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INVESTMENT INSIGHTS ARCHIVE
Originally posted in November 2014
Financial markets provide constant fascination for individuals; each and every one of us derives, often subconsciously, certain needs or outcomes from them. These are usually personal and specific to the individual, but every now and again market participants can observe imitative or herding behaviour which can lead to the phenomena widely known as ‘bubbles’. Bubbles usually reflect a disconnect between fundamentals and human perception. The outcome of such disequilibria can lead to severe corrections, or even a ‘crash’ as the bubble bursts.
It is very clear that the interaction between central bankers and markets has become highly connected in an era of financialization. They are in the process of driving the herd into various asset classes, the antecedence to a bubble. I personally believe the risks of debt deflation are palpable but I also acknowledge that governments and central bankers can play this out likely longer than most would think. Other than the US where I believe fiscal continence has helped assist a recovery I firmly believe the world economy is stagnating because of QE and markets are goosed by financial engineering from cheap financing.
Mark Mahaffey believes that 10% corrections/rebounds such as we saw recently are more likely to be the norm for the next decade, as soothing central bank comments and ‘bubble’ money cushions markets.
The mere fact that we still fear another 2008 is probably why a massive collapse in prices won’t happen anytime soon but a word of caution - I am more in the school of Mandelbrot in this regard.
Markets have a memory effect whereby future price movements have a higher probability of repeating recent behaviour than would be suggested by a purely random process. At the moment I believe the memory and reverberations of market behaviour is driven by past credit cycles propagated by central bankers who never fully allow the cycles to complete from boom to bust. So the cycle heights either run higher and/or longer until such time as no amount of credit keeps the well oiled financial markets rising and the economy ticking over. This is a classic example of the law of diminishing returns - each new dollar printed exacts less and less return or output.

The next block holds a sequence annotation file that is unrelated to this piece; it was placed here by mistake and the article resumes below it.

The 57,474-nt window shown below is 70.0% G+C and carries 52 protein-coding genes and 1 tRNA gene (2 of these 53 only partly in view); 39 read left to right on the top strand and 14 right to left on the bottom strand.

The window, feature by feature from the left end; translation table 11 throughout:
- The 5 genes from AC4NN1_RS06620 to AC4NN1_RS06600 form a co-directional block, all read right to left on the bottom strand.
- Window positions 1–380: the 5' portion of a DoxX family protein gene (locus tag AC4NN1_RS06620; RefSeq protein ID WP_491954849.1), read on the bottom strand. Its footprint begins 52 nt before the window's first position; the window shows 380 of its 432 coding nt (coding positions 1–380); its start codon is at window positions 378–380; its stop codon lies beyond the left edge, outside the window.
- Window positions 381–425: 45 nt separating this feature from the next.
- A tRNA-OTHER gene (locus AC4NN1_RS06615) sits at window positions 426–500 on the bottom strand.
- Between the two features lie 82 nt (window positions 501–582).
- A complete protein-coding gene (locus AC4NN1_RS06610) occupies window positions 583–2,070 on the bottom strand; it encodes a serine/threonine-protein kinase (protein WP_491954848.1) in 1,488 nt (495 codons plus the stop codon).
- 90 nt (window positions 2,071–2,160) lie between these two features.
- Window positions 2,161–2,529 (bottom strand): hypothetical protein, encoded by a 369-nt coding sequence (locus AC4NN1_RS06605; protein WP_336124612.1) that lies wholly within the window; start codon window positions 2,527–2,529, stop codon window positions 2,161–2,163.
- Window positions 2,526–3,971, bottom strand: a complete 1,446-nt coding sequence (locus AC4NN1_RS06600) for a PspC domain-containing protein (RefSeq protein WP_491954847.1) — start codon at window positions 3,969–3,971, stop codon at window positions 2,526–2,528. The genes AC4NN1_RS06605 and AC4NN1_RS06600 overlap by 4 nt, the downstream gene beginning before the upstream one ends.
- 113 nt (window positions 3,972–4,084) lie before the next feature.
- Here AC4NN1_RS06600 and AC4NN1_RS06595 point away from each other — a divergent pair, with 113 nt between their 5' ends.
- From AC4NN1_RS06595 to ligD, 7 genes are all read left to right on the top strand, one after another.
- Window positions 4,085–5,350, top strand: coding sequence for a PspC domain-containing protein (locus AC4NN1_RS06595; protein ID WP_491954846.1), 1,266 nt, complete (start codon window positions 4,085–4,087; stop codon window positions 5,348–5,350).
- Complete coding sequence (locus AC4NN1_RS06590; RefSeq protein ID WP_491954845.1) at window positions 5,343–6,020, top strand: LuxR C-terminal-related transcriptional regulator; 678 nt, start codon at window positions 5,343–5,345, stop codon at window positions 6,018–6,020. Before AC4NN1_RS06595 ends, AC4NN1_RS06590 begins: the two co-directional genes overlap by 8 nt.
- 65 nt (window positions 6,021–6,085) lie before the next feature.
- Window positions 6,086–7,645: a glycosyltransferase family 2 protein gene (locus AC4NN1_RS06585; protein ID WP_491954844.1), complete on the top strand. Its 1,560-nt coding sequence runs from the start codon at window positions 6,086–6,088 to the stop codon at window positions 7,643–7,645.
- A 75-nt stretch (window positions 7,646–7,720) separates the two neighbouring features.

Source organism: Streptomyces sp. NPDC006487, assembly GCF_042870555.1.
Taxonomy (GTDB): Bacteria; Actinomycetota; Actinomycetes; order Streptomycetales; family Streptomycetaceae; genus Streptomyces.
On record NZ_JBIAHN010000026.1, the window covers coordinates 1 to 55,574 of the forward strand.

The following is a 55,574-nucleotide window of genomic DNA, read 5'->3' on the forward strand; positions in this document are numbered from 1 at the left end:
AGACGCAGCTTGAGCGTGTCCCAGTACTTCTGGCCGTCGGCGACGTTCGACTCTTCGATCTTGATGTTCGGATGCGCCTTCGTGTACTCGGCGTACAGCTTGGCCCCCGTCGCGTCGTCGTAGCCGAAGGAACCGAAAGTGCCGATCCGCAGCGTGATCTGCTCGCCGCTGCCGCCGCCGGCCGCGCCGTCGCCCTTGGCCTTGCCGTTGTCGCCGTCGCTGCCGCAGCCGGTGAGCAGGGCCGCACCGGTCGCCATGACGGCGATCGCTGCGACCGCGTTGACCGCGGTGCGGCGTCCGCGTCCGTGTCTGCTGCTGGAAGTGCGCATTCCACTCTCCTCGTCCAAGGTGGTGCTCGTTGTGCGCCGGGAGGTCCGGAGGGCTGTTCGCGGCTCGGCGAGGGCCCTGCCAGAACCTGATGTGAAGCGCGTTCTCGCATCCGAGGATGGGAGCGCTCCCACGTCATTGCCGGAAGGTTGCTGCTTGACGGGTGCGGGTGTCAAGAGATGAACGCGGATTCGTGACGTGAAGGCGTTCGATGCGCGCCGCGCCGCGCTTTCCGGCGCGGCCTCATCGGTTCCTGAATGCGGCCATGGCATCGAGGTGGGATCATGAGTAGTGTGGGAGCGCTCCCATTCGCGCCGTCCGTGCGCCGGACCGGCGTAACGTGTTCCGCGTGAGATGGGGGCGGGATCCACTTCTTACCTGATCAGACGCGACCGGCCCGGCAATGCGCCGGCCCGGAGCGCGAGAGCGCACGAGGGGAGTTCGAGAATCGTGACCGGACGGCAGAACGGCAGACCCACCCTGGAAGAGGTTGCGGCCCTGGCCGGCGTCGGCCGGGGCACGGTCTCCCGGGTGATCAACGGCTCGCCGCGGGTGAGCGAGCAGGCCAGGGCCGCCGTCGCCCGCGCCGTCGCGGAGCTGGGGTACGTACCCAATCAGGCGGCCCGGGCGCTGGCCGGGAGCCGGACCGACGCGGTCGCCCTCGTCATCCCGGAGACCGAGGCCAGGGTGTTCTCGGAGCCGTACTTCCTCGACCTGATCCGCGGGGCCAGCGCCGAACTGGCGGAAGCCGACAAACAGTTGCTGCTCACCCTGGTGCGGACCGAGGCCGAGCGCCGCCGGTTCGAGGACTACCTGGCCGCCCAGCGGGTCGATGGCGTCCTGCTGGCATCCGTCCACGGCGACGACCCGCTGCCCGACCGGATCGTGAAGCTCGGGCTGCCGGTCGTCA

I would observe the recent 30% fall in crude oil prices as signifying the unwind of excess central bank monetization. I believe we have seen the egregious created by long speculative positions - financialized front end energy future contracts because of the ample liquidity provided by QE. This positioning has held energy markets higher and longer than expected in the face of resounding increases in future oil supply. This in turn created a self-reinforcing feedback mechanism of capital misallocation by both shareholders and abusive corporations. CEOs and their boards implemented reckless amounts of leverage and equity financing. It doesn’t matter what the trigger for the fall - geopolitical theories abound - the market was ripe for a clearing out of both stagnant positions and marginal oil businesses.
I expect to see over time oil trade at $55 to $65 a barrel as the long non-commercial (ie speculative) WTI and Brent Crude positions are still around 500 million barrels which is in turn twice the median for the period 2001 to 2008 just before QE was introduced. Note demand for oil in this period remained stable at 82 to 84 mm barrels a day with supply clearly having risen. The mathematical equation looks like this - solve for: ‘Oil Financialization’....= QE. QED.
The only question now is the trade-off between cheaper oil and the initially destructive unwind of energy sector leverage. The extractive industries are a major supplier of employment and growth in the world. The commodity recess will drag growth down. But I readily concede that a fall in oil prices of this magnitude is beneficial to the cost of living standards and a boon for corporate margins which in the medium term will support economic growth.